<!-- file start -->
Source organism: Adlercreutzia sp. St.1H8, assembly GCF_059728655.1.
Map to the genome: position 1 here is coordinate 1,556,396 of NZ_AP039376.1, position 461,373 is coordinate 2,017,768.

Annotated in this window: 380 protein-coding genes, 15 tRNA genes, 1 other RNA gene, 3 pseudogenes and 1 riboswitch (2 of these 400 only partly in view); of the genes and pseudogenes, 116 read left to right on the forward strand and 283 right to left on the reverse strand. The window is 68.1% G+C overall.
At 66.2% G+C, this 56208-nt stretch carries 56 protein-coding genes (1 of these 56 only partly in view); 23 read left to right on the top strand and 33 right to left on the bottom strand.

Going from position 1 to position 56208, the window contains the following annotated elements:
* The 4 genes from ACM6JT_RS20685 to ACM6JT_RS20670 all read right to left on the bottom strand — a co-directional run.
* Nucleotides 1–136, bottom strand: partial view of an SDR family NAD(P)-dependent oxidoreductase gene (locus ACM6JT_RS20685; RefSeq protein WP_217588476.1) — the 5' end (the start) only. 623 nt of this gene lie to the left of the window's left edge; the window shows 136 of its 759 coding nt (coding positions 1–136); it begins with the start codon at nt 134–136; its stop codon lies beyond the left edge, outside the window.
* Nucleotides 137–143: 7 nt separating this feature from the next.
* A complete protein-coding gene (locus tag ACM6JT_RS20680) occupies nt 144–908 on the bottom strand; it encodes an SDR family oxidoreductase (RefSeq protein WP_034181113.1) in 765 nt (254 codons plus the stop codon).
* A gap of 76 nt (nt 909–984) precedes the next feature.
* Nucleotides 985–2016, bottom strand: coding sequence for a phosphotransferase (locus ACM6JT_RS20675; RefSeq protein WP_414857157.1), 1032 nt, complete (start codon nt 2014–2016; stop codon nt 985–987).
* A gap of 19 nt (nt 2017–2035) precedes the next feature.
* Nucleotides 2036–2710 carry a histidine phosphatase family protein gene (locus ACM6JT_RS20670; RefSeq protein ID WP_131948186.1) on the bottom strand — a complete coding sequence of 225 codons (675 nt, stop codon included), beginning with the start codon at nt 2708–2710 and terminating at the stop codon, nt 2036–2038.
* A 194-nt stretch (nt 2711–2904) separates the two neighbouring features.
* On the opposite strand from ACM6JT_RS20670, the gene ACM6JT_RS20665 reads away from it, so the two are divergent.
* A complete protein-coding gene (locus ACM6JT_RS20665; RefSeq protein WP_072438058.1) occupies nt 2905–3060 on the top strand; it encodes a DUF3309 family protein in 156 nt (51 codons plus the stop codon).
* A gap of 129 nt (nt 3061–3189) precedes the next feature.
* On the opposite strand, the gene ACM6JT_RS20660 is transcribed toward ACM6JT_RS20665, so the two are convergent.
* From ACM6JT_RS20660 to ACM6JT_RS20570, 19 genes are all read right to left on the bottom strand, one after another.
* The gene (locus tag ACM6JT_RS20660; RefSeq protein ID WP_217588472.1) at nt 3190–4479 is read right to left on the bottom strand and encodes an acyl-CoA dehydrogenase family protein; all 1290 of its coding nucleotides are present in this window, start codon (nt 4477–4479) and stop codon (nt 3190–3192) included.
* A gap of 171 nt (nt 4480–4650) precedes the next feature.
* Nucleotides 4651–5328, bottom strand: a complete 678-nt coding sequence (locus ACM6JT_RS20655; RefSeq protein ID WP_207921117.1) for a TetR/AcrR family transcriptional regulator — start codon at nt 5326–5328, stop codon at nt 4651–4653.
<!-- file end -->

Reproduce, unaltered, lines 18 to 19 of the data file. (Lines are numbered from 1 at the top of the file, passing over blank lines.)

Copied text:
* On the opposite strand, the gene ACM6JT_RS20660 is transcribed toward ACM6JT_RS20665, so the two are convergent.
* From ACM6JT_RS20660 to ACM6JT_RS20570, 19 genes are all read right to left on the bottom strand, one after another.